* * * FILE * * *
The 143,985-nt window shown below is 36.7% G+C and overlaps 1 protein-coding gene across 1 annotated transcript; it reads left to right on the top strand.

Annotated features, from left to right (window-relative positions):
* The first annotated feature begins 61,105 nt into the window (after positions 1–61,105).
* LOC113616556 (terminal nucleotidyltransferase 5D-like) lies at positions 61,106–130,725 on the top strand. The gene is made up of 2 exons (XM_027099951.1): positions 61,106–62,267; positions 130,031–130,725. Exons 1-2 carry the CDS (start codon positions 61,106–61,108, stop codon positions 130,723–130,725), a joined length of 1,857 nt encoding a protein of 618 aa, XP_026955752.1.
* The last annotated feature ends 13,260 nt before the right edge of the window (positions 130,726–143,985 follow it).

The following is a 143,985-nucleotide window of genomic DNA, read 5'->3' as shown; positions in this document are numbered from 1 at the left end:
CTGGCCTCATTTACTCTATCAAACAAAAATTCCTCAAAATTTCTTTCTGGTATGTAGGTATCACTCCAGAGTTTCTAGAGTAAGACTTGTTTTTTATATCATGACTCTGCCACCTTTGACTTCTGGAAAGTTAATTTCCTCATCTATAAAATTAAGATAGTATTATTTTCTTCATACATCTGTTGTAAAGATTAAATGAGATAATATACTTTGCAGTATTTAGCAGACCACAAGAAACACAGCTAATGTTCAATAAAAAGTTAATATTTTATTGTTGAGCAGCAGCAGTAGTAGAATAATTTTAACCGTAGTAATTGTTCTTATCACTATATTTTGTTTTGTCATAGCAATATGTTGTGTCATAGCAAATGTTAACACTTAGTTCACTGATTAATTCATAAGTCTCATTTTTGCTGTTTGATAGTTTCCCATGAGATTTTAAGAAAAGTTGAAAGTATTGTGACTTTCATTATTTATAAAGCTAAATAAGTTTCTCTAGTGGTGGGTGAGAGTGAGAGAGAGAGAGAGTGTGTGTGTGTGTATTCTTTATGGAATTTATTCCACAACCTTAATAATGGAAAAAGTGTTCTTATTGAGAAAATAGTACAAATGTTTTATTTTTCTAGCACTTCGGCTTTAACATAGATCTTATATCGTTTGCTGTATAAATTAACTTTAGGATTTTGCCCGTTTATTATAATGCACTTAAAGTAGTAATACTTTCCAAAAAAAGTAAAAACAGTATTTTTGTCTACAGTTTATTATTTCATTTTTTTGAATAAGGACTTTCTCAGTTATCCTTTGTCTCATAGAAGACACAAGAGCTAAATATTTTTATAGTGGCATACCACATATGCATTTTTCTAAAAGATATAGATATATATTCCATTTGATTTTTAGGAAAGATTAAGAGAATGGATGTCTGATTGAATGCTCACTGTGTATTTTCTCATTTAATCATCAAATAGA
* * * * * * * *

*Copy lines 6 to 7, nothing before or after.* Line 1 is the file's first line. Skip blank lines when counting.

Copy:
The following is a 143,985-nucleotide window of genomic DNA, read 5'->3' as shown; positions in this document are numbered from 1 at the left end:
CTGGCCTCATTTACTCTATCAAACAAAAATTCCTCAAAATTTCTTTCTGGTATGTAGGTATCACTCCAGAGTTTCTAGAGTAAGACTTGTTTTTTATATCATGACTCTGCCACCTTTGACTTCTGGAAAGTTAATTTCCTCATCTATAAAATTAAGATAGTATTATTTTCTTCATACATCTGTTGTAAAGATTAAATGAGATAATATACTTTGCAGTATTTAGCAGACCACAAGAAACACAGCTAATGTTCAATAAAAAGTTAATATTTTATTGTTGAGCAGCAGCAGTAGTAGAATAATTTTAACCGTAGTAATTGTTCTTATCACTATATTTTGTTTTGTCATAGCAATATGTTGTGTCATAGCAAATGTTAACACTTAGTTCACTGATTAATTCATAAGTCTCATTTTTGCTGTTTGATAGTTTCCCATGAGATTTTAAGAAAAGTTGAAAGTATTGTGACTTTCATTATTTATAAAGCTAAATAAGTTTCTCTAGTGGTGGGTGAGAGTGAGAGAGAGAGAGAGTGTGTGTGTGTGTATTCTTTATGGAATTTATTCCACAACCTTAATAATGGAAAAAGTGTTCTTATTGAGAAAATAGTACAAATGTTTTATTTTTCTAGCACTTCGGCTTTAACATAGATCTTATATCGTTTGCTGTATAAATTAACTTTAGGATTTTGCCCGTTTATTATAATGCACTTAAAGTAGTAATACTTTCCAAAAAAAGTAAAAACAGTATTTTTGTCTACAGTTTATTATTTCATTTTTTTGAATAAGGACTTTCTCAGTTATCCTTTGTCTCATAGAAGACACAAGAGCTAAATATTTTTATAGTGGCATACCACATATGCATTTTTCTAAAAGATATAGATATATATTCCATTTGATTTTTAGGAAAGATTAAGAGAATGGATGTCTGATTGAATGCTCACTGTGTATTTTCTCATTTAATCATCAAATAGA